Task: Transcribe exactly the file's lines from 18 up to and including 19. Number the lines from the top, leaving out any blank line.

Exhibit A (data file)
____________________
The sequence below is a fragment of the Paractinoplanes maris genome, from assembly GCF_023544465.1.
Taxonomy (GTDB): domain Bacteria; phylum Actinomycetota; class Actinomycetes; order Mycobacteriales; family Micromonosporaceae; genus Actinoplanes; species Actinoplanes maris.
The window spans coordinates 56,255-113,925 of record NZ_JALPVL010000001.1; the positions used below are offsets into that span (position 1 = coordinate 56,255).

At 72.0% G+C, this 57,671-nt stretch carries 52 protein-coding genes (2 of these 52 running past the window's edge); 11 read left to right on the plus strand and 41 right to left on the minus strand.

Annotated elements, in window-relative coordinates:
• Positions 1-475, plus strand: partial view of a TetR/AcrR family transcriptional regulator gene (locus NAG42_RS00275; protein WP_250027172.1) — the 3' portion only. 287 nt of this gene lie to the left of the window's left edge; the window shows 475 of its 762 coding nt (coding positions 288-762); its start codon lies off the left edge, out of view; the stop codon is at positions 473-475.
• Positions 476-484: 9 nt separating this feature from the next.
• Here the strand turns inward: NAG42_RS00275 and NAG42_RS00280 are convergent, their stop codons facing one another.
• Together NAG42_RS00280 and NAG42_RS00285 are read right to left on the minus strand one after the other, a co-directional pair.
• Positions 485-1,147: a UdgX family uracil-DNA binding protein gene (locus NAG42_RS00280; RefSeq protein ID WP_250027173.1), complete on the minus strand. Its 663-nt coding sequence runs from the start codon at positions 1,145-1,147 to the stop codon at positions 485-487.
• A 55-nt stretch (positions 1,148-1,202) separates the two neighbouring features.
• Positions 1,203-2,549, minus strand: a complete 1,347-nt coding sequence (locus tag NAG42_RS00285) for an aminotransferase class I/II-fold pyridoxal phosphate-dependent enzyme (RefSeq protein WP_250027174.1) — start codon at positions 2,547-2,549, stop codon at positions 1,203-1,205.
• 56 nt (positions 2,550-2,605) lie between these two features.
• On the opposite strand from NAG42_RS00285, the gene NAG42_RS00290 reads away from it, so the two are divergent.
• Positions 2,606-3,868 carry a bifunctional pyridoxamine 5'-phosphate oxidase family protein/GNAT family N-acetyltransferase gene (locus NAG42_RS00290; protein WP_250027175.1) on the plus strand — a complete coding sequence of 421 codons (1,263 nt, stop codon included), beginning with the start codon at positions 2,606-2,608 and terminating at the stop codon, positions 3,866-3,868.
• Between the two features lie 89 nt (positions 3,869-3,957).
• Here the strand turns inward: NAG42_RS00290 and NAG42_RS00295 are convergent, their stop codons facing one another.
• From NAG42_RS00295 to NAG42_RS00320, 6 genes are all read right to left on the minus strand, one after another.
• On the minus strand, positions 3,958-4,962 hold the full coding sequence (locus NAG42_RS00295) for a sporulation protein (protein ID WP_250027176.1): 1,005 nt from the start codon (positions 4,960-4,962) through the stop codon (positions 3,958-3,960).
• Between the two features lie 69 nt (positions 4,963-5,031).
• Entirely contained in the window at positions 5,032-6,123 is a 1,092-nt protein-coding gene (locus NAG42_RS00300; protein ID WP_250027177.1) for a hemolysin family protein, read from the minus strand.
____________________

• From NAG42_RS00295 to NAG42_RS00320, 6 genes are all read right to left on the minus strand, one after another.
• On the minus strand, positions 3,958-4,962 hold the full coding sequence (locus NAG42_RS00295) for a sporulation protein (protein ID WP_250027176.1): 1,005 nt from the start codon (positions 4,960-4,962) through the stop codon (positions 3,958-3,960).